March 2, 2015
It’s been unusually cold — for us anyway. But we do have a pretty warped sense of winter.
Years ago, when my grandfather died up in Oklahoma City, my brother Kyle decided to drive up from San Antonio so we could fly together.
When we got on the plane in ATX, the temperature was in the mid-70’s. When we got off in OKC, it was in the 20’s. Of course, it hadn’t occurred to either of us that we might need coats.
It was so brutal they moved the graveside service into an unheated mausoleum area just to give a little cover from the wind and sleet. It was still very, very cold. During the longer-than-needed service, Kyle and I stood together shivering.
In the middle of an emotional sermon and with the preacher preaching, our old man leaned across my grandmother and mother (all of whom had coats, gloves and hats), looked at his freezing progeny, shook his head and said, “I swear I thought I raised smarter boys than you two.”
Smarter with your money
The Senate Finance Committee has spent the last month hearing about how those in control of the Capitol have long ignored the substantial needs of Texans and Texas. It was hardly a discovery for me, but the sheer breadth of the problems is still staggering.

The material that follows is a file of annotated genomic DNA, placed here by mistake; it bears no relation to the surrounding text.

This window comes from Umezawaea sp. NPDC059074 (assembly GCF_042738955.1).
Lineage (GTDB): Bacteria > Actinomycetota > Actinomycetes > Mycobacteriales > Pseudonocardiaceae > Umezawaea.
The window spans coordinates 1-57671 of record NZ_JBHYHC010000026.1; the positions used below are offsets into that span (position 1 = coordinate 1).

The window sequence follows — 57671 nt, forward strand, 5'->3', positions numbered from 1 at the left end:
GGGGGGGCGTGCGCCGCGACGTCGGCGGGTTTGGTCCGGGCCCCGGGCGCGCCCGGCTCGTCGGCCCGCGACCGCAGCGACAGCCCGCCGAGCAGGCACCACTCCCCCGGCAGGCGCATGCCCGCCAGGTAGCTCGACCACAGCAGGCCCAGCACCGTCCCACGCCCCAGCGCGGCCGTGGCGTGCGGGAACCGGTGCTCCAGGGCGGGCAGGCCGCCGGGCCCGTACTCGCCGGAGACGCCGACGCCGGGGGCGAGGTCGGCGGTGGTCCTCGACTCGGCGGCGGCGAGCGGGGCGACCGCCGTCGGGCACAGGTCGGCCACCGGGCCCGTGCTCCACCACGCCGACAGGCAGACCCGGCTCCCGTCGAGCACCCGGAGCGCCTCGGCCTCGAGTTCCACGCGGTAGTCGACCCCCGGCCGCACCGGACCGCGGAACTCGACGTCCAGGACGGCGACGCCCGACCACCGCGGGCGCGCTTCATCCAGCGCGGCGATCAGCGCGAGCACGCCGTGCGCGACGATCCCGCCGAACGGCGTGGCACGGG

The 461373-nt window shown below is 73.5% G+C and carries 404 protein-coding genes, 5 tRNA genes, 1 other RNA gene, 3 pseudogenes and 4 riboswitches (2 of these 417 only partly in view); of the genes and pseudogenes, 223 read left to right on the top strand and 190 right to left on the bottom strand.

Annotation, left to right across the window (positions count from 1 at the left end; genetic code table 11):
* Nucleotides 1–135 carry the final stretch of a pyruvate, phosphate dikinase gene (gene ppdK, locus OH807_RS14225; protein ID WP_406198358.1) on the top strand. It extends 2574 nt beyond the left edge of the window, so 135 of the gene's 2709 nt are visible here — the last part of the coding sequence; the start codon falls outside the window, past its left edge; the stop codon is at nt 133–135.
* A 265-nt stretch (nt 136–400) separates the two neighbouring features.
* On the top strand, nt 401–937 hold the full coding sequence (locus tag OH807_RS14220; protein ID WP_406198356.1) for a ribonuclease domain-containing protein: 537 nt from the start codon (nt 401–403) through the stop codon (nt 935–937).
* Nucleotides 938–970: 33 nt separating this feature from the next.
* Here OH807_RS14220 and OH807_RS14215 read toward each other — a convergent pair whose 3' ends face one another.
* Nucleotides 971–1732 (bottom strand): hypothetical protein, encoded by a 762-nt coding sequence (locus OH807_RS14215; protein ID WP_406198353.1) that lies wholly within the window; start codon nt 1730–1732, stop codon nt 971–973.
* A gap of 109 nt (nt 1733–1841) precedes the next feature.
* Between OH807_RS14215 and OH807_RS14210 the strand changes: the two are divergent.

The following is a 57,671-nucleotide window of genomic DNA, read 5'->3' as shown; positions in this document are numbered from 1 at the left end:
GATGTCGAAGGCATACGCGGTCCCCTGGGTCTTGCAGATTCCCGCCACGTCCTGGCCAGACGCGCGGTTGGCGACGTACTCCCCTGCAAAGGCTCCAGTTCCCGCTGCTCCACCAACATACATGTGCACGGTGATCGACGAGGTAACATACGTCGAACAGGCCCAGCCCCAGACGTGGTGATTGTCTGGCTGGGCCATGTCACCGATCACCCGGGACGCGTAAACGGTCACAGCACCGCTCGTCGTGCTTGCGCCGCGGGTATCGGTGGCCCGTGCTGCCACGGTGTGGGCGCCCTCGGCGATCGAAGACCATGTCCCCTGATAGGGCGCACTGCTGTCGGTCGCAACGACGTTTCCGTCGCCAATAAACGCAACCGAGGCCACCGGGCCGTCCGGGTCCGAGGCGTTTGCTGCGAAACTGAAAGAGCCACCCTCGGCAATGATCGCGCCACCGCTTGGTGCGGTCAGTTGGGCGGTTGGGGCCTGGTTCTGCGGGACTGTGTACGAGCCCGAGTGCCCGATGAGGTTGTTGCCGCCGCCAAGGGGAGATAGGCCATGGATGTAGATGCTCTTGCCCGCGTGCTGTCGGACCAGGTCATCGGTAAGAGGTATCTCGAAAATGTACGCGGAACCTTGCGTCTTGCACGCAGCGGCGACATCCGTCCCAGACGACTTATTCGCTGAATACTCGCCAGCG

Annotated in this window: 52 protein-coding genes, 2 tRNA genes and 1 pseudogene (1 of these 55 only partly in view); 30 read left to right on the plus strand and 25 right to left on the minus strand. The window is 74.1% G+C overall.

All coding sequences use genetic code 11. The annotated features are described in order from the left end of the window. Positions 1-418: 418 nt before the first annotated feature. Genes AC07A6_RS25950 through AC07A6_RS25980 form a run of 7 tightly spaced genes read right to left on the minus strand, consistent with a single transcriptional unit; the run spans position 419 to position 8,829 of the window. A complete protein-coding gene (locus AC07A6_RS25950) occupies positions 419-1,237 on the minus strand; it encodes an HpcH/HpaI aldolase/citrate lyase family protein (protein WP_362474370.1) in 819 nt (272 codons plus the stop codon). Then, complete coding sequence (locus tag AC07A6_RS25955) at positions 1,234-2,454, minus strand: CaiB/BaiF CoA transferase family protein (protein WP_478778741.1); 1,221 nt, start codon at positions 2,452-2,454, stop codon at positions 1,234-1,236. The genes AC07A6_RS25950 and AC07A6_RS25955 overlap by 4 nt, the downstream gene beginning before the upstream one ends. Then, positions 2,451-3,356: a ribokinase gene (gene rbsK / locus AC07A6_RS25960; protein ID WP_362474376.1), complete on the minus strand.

But by mid-week, the Senate could seriously undermine our own ability to do much about those needs in the future. Tax cut fever is running high, and that’s only one of the issues. There’s also this continuing political mindset that we can provide all the necessities without figuring out how to pay for them.
That way of thinking is the driving force behind the plan to ask voters to permanently dedicate half of the motor vehicle sales tax to pay for roads. That tax generates almost $5 billion a year now and is the second largest contributor to general revenue, which pays for our public schools, universities and healthcare for low-income children and the elderly.
It’s not new money for our road needs. They’re just going to re-label existing funds and call it a solution. By dedicating that money to roads and creating a mandatory entitlement, they’re guaranteeing it won’t be available for all our other needs.
Now, I’ll stack my transportation bona fides up against anyone else in the Capitol, but our traffic congestion is only the most obvious example of the continual lack of investment in our people and our infrastructure.
I want our Legislature to care as much about the health and safety of children at the School for the Deaf as they do about roads. I want our Legislature to care as much about the teachers and state employees who’ve served us only to face an uncertain retirement. I want our Legislature to care as much about the dedicated souls who look after foster children and disabled adults. I want our Legislature to care about our glorious Texas parks and our great schools.
I want our Legislature to care.